Harvard Women's Health Watch

Sunscreens: New wave in sun protection: Blocking ultraviolet A

Sunscreens

New wave in sun protection: Blocking ultraviolet A

Many of us are careful to look for a high sun protection factor (SPF) when we buy sunscreens, moisturizers, and makeup. But here's the rub: SPF only measures protection from one type of harmful rays — the so-called ultraviolet B (UVB) rays that cause sunburn. Unfortunately, sunburn protection doesn't equal skin cancer prevention. UVB was once regarded as the main culprit in skin cancer as well as in sunburn, but experts now think that light waves in the ultraviolet A (UVA) part of the spectrum are no less important in contributing to skin cancer. UVA, which penetrates the skin more deeply than UVB, also contributes to skin aging.

You can buy sunscreens that claim to block both UVA and UVB, but there's little FDA regulation of such claims — and still no rating system (like SPF) to measure or compare a sunscreen's effectiveness against UVA. (As of this writing, the FDA has been working on one for several years.) Several ingredients are approved for blocking or absorbing UVA, but most have shortcomings. For example, methyl anthranilate doesn't filter out enough UVA. Avobenzone is a good UVA blocker, but tends to break down in sunlight. Other ingredients can be difficult to incorporate in a lotion or cream.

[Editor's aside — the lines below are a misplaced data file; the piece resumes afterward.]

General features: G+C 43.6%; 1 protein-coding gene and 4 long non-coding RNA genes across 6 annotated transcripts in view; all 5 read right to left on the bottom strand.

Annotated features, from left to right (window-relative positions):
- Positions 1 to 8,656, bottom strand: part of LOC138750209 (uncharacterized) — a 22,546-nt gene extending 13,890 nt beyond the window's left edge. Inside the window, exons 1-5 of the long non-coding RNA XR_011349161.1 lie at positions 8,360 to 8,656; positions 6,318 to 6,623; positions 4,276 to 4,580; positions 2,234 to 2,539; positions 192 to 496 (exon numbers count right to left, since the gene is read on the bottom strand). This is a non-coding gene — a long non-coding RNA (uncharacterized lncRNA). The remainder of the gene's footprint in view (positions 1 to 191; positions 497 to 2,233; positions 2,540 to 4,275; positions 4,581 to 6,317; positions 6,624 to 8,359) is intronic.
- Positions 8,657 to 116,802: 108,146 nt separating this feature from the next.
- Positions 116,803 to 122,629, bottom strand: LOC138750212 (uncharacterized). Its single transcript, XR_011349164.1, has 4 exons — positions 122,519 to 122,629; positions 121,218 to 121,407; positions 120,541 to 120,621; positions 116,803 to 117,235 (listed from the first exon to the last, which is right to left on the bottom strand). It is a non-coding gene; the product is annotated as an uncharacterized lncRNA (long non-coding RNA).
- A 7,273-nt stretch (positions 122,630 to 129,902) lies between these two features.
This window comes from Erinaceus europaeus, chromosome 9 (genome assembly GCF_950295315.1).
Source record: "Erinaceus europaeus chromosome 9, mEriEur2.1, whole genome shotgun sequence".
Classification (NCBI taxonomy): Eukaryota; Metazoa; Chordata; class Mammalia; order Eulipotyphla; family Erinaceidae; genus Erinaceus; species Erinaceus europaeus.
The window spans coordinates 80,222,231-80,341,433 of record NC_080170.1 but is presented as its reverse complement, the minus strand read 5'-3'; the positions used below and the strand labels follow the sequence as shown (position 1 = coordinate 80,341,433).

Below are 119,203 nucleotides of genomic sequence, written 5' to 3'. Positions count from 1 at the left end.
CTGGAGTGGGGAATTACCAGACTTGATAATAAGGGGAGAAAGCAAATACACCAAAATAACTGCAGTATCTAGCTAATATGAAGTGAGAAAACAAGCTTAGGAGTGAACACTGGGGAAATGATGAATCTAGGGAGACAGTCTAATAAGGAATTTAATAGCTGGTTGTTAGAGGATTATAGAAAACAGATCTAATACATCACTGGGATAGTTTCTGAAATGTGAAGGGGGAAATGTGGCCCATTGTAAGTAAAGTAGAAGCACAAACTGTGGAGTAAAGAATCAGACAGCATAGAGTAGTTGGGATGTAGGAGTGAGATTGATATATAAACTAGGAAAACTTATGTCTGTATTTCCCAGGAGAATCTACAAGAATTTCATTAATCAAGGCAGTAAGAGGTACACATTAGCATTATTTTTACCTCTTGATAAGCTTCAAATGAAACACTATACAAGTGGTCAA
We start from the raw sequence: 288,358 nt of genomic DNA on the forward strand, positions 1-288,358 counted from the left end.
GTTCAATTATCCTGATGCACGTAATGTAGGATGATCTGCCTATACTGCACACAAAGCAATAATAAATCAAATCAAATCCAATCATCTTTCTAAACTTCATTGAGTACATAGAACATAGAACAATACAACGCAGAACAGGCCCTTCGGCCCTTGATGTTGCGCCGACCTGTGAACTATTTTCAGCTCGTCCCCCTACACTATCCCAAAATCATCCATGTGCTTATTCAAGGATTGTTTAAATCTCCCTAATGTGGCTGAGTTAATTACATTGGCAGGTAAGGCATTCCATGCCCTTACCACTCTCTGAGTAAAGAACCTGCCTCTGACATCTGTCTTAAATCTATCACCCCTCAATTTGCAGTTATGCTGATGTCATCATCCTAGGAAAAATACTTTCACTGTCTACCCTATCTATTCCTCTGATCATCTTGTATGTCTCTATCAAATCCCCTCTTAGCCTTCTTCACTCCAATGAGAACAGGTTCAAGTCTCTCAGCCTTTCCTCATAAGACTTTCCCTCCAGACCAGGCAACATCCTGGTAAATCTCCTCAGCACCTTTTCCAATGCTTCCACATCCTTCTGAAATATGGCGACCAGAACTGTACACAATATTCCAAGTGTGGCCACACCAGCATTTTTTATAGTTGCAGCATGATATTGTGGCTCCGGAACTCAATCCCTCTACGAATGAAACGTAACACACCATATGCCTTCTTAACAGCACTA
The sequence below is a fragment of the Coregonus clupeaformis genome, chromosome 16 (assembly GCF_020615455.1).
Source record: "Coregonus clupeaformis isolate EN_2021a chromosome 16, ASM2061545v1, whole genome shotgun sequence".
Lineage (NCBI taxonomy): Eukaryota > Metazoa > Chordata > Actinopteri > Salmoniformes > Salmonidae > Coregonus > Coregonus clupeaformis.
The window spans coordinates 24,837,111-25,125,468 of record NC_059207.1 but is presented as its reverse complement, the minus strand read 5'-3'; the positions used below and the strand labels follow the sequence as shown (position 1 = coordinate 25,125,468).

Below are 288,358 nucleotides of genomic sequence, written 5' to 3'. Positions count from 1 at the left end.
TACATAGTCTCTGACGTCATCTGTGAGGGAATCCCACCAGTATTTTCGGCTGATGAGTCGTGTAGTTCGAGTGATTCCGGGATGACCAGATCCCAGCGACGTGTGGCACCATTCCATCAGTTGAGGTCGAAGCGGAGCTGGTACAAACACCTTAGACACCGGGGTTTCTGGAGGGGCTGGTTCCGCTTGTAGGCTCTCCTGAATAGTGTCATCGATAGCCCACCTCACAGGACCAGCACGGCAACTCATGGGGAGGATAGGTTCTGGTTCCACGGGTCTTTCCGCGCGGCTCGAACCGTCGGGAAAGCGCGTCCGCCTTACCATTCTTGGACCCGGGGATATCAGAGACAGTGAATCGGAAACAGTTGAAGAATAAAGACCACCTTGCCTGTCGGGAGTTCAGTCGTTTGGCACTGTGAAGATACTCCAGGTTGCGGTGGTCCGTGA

To continue reading this article, you must login.
  • Research health conditions
  • Check your symptoms
  • Prepare for a doctor's visit or test
  • Find the best treatments and procedures for you
  • Explore options for better nutrition and exercise
Learn more about the many benefits and features of joining Harvard Health Online »